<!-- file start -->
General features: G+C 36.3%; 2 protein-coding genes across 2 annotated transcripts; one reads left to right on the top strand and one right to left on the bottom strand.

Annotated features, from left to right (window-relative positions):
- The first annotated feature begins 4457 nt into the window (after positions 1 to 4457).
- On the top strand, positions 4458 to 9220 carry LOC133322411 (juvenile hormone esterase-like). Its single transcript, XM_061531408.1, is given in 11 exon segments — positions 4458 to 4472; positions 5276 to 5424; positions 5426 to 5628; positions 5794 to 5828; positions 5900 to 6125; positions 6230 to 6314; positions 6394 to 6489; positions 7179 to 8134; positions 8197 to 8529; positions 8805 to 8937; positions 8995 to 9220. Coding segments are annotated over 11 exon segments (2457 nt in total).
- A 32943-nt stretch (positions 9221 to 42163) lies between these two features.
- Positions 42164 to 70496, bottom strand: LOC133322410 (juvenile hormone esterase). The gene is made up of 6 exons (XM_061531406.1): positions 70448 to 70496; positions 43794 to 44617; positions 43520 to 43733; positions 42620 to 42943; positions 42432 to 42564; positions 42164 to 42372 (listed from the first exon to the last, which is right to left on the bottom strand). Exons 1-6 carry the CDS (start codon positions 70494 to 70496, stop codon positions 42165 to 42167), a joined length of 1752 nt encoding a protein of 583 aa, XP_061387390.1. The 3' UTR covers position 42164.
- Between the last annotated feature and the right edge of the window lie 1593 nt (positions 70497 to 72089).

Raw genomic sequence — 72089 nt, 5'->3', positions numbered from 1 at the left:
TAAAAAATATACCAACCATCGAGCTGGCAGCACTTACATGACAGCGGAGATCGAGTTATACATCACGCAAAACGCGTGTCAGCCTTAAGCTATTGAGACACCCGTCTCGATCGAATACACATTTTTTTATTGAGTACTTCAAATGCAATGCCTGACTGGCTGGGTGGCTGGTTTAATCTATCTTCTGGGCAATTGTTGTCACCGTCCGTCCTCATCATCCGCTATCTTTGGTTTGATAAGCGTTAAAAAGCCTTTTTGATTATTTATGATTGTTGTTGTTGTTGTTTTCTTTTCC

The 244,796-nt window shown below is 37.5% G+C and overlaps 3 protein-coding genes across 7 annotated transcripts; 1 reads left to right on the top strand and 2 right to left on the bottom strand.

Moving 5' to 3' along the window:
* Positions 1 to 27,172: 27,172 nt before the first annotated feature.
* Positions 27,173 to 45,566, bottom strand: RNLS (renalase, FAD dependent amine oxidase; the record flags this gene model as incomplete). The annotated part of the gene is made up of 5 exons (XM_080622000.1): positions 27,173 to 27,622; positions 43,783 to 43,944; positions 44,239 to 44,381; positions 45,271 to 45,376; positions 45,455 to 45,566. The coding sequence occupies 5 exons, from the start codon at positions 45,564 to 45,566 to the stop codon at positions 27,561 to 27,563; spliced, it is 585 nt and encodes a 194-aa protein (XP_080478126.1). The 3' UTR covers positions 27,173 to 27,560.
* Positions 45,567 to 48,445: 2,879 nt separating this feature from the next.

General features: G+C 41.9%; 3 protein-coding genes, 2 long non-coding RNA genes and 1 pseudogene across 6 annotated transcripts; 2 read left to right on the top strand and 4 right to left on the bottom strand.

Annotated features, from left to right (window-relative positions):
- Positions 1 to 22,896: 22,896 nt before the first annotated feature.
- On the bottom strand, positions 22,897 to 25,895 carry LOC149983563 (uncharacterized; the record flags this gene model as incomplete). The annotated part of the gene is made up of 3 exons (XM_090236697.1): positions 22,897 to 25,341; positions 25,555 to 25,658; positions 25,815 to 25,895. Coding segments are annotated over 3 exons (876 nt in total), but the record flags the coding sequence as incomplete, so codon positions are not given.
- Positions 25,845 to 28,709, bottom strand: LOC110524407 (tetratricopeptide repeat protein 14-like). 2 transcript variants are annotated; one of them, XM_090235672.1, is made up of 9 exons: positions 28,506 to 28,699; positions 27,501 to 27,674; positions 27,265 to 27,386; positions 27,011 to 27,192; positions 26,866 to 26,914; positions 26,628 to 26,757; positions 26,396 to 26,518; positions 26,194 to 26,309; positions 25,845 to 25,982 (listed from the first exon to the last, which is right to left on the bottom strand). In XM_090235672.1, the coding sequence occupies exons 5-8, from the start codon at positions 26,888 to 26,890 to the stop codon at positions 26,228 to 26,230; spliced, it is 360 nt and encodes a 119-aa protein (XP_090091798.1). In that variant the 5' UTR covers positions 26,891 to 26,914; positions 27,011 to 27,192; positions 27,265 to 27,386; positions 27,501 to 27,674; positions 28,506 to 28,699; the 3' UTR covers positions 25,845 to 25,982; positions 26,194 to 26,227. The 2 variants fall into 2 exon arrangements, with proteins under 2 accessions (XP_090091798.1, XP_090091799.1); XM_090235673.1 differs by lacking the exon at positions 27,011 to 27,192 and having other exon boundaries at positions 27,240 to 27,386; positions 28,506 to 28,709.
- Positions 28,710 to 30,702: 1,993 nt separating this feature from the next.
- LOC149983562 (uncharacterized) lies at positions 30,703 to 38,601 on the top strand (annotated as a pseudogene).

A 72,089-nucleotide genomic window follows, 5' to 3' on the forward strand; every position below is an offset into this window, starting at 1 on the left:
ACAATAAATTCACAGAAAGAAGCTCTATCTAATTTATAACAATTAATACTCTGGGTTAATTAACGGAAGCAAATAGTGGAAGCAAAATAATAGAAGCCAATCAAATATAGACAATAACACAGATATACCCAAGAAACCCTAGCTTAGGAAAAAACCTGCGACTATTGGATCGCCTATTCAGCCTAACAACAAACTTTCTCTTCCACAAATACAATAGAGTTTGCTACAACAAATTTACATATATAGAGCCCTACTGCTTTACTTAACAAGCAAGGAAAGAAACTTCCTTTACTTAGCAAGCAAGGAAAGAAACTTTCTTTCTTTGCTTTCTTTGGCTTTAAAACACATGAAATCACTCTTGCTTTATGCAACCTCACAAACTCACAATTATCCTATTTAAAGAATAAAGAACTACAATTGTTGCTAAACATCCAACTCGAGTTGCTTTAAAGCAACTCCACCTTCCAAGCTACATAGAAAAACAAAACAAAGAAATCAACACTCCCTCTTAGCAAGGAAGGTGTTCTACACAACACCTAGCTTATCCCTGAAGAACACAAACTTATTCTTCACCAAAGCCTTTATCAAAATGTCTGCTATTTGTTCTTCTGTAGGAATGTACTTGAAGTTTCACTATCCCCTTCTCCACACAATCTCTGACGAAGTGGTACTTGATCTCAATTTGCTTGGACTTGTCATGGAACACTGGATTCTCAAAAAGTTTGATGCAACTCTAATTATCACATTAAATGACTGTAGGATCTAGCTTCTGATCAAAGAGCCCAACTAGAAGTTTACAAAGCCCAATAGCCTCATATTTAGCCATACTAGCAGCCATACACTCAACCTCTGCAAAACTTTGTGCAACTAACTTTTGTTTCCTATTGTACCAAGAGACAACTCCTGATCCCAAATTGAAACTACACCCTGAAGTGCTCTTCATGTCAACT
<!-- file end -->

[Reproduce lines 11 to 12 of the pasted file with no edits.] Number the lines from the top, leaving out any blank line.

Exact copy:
Moving 5' to 3' along the window:
* Positions 1 to 27,172: 27,172 nt before the first annotated feature.